I first met Theo when he moved into our collective house in Ditmas Park in 2010. I now meet Theo at his current collective house, doubled in size to twenty roommates, two cats, and a one eyed dog. Theo’s bedroom is a tiny cave in comparison to the massive house. I come bearing a few Brooklyn lagers and we settle onto his mattress on the floor, a hanging rack of clothes brushing the top of my head, and my feet stretching the length of the room to his desk and keyboard setup. Upon entering the room, you are surrounded with a sense of history and movement. Scattered around the room is soldering equipment and cases full of Little Bits - Theo’s dayjob is building robot kits and handmade synthesizers for kids.
Since studying classical composition with the New York Youth Symphony from 2013-2014, Theo has been playing in several bands. His solo project, iTBoy, was born in 2013 and released his first ep in November. A thoughtful and dynamic little cassette, you may find yourself laughing, dancing, making out, and crying all in the twenty minutes that is Euphoric Recall. Theo’s voice echoes softly but just strong enough in the background of several tracks on the ep, like a dream you dreamt and have just on the tip of your tongue upon waking. The album, like Theo himself, will slow you down and invite you to sit and listen.
While you can stream the full ep on soundcloud for free by clicking this link, I encourage all of you to click “Buy Now”, or even “Send as a Gift” because how cute is that and what could be a better gift to a faraway friend?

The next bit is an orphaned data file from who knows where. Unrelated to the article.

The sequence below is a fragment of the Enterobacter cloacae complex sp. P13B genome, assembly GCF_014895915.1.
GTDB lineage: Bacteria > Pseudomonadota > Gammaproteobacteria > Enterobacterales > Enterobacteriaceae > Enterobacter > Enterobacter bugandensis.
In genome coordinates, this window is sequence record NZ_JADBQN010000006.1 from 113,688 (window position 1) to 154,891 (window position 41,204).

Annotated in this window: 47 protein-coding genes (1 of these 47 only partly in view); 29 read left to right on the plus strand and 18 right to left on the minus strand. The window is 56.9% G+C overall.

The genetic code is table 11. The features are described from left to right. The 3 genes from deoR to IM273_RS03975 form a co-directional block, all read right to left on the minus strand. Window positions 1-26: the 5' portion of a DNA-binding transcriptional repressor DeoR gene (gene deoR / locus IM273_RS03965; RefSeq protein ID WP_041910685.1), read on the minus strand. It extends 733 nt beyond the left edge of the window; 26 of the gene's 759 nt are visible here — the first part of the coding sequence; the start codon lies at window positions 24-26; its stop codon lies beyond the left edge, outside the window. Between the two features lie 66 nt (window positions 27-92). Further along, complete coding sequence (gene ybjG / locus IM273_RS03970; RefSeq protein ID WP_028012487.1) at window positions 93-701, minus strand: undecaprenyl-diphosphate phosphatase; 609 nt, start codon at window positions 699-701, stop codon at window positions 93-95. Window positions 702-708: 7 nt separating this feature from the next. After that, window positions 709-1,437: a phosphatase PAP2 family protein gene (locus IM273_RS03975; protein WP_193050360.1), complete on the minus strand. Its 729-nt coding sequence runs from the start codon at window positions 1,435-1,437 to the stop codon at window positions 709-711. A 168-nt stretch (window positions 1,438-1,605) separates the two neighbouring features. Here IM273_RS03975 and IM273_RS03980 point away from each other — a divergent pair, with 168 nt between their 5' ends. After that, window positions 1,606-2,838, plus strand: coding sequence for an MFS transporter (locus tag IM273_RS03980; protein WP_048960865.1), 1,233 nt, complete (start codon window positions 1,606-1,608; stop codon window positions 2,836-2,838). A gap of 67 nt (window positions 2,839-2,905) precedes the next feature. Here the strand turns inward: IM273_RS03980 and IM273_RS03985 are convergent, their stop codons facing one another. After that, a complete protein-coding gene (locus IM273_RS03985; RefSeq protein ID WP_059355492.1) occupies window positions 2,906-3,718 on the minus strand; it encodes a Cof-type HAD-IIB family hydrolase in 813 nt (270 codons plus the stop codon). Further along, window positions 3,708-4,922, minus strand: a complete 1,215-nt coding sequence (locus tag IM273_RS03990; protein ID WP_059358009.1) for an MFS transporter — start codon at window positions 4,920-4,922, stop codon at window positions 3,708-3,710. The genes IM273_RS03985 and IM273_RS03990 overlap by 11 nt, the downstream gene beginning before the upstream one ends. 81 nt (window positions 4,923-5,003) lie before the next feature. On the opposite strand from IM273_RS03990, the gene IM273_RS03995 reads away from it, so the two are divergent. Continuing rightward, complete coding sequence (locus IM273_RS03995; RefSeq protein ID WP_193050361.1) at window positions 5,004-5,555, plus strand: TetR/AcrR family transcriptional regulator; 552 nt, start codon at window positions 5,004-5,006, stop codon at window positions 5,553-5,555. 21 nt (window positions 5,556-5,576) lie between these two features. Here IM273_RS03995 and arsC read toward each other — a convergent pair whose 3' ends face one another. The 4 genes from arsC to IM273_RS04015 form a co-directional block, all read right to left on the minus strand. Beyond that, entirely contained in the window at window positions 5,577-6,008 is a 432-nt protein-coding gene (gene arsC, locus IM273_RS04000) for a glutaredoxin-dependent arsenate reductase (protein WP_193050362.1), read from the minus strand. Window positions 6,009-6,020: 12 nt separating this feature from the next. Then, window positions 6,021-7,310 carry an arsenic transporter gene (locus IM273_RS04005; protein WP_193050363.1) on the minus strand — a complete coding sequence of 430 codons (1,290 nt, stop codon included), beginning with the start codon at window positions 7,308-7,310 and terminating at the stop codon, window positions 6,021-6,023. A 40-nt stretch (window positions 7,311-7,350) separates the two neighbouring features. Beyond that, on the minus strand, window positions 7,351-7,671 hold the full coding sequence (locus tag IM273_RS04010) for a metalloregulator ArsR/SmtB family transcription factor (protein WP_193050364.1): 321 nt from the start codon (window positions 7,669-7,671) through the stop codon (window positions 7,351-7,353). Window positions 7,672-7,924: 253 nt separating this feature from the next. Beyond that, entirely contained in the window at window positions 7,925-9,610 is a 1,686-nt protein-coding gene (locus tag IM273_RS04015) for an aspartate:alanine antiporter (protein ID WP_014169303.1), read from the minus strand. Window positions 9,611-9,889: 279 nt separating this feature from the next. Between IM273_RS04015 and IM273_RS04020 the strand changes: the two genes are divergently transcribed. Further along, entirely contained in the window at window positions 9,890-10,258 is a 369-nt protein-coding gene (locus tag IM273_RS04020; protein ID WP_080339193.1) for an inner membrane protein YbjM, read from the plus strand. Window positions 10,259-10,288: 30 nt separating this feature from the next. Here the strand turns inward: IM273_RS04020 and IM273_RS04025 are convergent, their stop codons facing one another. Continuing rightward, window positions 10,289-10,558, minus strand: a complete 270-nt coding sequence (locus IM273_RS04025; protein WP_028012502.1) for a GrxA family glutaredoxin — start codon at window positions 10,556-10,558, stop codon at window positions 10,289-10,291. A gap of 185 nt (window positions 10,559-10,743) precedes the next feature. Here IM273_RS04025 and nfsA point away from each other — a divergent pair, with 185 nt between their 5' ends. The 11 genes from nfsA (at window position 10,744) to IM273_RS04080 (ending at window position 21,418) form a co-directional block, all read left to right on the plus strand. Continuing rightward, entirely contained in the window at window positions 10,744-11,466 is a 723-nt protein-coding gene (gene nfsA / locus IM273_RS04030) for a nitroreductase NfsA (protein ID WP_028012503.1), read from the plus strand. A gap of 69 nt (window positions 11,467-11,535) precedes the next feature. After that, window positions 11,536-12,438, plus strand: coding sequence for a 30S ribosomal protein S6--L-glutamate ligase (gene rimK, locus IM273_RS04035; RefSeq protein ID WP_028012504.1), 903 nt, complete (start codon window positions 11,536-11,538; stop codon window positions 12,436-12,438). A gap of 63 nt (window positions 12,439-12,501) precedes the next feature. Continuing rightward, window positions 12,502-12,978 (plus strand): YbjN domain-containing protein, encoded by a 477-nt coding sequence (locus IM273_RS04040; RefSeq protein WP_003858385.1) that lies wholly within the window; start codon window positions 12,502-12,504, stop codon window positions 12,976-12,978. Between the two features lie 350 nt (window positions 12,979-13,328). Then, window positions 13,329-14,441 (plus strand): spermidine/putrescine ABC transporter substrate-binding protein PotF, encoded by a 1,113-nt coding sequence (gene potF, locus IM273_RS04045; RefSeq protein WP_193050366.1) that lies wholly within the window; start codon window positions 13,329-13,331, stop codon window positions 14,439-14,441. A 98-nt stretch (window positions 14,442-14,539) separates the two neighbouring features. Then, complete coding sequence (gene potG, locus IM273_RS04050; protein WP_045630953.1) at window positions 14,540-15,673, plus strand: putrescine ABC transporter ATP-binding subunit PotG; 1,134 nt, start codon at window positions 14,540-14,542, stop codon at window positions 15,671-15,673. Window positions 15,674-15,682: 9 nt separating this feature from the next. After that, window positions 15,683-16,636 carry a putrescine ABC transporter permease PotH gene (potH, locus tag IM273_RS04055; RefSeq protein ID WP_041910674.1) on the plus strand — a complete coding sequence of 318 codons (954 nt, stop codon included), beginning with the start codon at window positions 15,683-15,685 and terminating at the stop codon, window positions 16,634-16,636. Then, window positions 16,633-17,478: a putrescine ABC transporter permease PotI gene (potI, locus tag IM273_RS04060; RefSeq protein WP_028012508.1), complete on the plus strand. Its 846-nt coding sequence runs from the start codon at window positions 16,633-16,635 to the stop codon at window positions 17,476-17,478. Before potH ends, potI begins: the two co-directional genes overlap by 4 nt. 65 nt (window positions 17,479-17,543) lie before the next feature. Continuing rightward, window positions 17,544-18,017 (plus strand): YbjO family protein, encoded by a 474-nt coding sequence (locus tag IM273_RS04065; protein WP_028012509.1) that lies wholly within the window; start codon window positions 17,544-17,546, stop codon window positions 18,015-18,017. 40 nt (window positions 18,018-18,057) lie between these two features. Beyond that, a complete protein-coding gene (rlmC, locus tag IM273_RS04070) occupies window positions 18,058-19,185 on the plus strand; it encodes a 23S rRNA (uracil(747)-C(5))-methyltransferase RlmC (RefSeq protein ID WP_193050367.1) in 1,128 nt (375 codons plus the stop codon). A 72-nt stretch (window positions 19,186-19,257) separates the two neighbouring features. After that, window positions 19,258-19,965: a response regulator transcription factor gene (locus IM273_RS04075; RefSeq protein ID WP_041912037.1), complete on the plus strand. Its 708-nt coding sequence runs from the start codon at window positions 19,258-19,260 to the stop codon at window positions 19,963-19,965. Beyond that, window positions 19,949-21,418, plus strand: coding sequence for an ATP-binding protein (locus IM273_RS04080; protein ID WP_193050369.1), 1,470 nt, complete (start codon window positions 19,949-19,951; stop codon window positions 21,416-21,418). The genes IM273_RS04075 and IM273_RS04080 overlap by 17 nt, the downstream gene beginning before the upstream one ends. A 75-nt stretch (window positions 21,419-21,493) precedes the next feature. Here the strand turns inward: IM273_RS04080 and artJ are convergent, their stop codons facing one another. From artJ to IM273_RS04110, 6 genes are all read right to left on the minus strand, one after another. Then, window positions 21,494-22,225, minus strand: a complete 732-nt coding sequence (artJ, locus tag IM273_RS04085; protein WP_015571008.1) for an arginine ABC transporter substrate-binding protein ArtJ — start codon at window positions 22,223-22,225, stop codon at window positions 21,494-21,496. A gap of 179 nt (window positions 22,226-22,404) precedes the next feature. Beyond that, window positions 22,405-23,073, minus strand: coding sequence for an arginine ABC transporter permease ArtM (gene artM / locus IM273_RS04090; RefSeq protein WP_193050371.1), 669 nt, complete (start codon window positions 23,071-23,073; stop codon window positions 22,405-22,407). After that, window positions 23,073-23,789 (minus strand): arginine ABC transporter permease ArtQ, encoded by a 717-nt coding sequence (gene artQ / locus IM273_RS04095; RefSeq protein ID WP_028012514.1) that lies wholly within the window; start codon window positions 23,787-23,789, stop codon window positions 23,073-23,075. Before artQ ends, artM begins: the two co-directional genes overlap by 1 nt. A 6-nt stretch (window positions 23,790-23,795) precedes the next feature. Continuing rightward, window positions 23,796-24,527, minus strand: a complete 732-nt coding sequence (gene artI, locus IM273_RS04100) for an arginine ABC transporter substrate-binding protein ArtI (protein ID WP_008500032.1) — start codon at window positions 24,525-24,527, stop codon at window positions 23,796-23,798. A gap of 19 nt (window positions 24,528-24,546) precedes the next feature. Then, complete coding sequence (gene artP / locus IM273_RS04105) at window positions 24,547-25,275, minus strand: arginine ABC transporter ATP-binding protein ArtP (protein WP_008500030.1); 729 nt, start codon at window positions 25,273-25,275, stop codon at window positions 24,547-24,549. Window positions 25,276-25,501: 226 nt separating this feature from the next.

How long have you been working on
It took almost 2 years to get it out. I’d been working on the songs for months before that, but the official recording process took about two years. I worked with a producer, who is also a friend of mine from Pennsylvania. I would go back and forth over the weekends when I could, and we would spend hours talking and listening. And that’s when we really developed a lot of the ideas. He said to start with imagining everything you want - go grand, like the New York Philharmonic or whatever - and then we’ll see what we can actually do.
Is that the fantasy - the New York Philharmonic?
In some ways. I’ve written for orchestras before, and I love it. It would be sweet to write for an orchestra again. But, yeah, it’s the goal in a broader sense - getting to a level where a collaboration like that wouldn’t seem so crazy. But, like, fuck the New York Philharmonic. I have things against that sort of uptown institution. I really tried to fit in there for many years. I studied classical composition. And I definitely don’t regret being uptown. I learned a shit ton, and I use those skills, but it’s just incestuous up there. And probably racist. I don’t know. I used to want that so bad.